Before having sex, choose a time when you are rested, relaxed and free from the stress brought on by the day’s activities. You should wait 1-3 hours after eating a full meal to allow time for digestion. Select a familiar, peaceful setting to have sex in, free from interruptions. If prescribed by your doctor, you must take medicine before sexual relations. You should always be aware that your feelings about your body might have changed since your stroke. Try using pillows to help support your affected side during lovemaking.

Sex and stress

Most of us generally recognize that extremely uptight and stressed-out people could benefit from a nice roll in the hay. However, sex is not always included as a top stress management technique, despite all the physical and emotional benefits it provides. The fact and truth is, it should be. Everyone should learn the stress management benefits of a healthy sex life. We should also learn how to get our groove back if stress has put a damper on our libido.
Deep breathing relaxes your body, oxygenates your blood, and reduces the stress you feel.

Sense of touch is important, because massage can be a great stress reliever.  In fact, we need touch for our emotional health. Studies also show that babies who are not touched enough can fail to thrive, and touch continues to be important into adulthood. Socially supported people tend to manage stress better, live longer, and enjoy increased overall health.

The type of emotional intimacy that sex can supply is good for all of us. Endorphins released from sexual activity prevent stress effectively. Sex is also able to release some other feel-good hormones.

The physical workout you can have during sex, depending on your level of enthusiasm, can burn many calories. That way you gain the benefits of exercise as well.
Unfortunately, many people find that when they are under stress, their sex drive suffers and their libido is low. In fact, a recent study showed that more than half the partners of people working over 48 hours a week reported that it was damaging their sexual life. Fortunately, the same factors that can decrease the level of stress you feel can rev up your libido at the same time – it’s a vicious circle.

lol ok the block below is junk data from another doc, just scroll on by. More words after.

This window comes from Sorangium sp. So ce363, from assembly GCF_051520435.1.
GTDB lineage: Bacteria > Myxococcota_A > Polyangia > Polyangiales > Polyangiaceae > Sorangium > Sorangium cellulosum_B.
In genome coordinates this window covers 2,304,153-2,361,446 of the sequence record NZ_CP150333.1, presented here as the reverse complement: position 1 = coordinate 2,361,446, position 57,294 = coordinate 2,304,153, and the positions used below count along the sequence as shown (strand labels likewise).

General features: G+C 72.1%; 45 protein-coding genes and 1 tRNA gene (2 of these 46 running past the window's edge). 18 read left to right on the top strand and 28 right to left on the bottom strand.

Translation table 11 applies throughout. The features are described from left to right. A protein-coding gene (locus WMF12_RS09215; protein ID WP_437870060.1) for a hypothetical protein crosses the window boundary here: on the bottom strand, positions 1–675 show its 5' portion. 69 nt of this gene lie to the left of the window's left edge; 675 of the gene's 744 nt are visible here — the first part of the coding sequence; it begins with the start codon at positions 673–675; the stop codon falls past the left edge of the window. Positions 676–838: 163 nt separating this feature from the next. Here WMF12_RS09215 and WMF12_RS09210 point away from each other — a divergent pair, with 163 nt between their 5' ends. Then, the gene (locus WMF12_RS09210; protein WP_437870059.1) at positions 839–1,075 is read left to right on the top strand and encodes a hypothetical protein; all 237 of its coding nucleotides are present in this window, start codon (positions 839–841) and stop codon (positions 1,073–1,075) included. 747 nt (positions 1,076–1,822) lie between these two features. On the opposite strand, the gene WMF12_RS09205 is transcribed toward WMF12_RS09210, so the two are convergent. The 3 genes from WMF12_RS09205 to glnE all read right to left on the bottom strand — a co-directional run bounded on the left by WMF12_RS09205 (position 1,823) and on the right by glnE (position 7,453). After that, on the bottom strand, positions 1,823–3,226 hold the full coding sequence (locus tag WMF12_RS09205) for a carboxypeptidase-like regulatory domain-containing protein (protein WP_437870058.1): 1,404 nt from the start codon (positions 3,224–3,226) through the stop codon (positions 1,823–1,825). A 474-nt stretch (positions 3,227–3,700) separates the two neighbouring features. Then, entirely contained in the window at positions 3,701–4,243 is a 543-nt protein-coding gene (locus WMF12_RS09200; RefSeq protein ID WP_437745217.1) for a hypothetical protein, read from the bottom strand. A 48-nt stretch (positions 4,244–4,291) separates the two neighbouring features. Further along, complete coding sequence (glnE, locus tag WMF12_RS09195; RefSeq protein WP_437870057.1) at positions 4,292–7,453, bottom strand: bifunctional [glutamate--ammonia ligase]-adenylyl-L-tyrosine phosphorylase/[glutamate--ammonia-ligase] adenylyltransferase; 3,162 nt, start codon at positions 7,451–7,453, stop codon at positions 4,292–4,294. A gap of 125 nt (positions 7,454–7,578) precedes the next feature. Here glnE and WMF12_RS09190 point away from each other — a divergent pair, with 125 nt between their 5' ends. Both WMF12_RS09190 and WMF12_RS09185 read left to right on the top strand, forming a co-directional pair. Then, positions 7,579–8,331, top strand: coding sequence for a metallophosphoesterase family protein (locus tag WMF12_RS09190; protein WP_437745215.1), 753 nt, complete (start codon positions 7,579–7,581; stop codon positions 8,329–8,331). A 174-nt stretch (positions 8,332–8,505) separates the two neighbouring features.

So could we say sex is cure?

Should we not all try to have as much sex as possible, since this activity can burn calories, strengthen the immune system, improve circulation, relieve pain, tone muscles, counter depression, make us look younger, uses equipment we already own, and is usually free? All this improves with regular sexual activity with a caring partner. It confers many emotional and psychological health benefits, and there is a growing body of evidence to prove it. When so many doctors say that having a rewarding and enjoyable relationship with sexual intimacy is good for us, we’d better believe it.

Sex in the context of relationship improves both mental health and emotional well-being for both men and women. Research shows that sexually active couples are happier than those who are not sexually active. Legal, non-fattening, and requiring no membership fees, sex may be just what the doctor ordered for your health.
How much calories sex is worth for a woman, studies did not confirm. This is because a woman’s energy expenditure during sex is so variable. Some calorie-expenditure charts say that for the average 145-pound Canadian woman, 20 minutes of moderate sex burns about 93 calories, more than a 20-minute stroll or leisurely cycling, about as much as a doubles tennis match.

Read More: Erogenous Zones and Sexual Response

Doctors also confirm that sex could strengthen muscles, boost circulation, and improve cholesterol levels. Compared to those who had two or more orgasms per week, those with far fewer orgasms had twice the death rate from cardiovascular disease. Have sex within an hour of getting a migraine, and you could literally be feeling no pain. In some studies, all women experienced complete or partial relief from their classic migraines after having intercourse that included orgasms. In a few unlucky people, however, sex can sometimes trigger a headache.

Other studies have found that sex can relieve menstrual cramps and arthritis pain as well. It seems that arousal and orgasm trigger an endorphin rush in the brain. Since this substance acts as an analgesic, it could work with each type of pain. With migraines, the serotonin released during orgasm causes a constriction of the dilated blood vessels in the brain. (Clotted blood vessels most commonly were the cause of migraine.) The increase in endorphins lasts for an estimated one to three hours, so you could have benefits from sex much longer then you might think.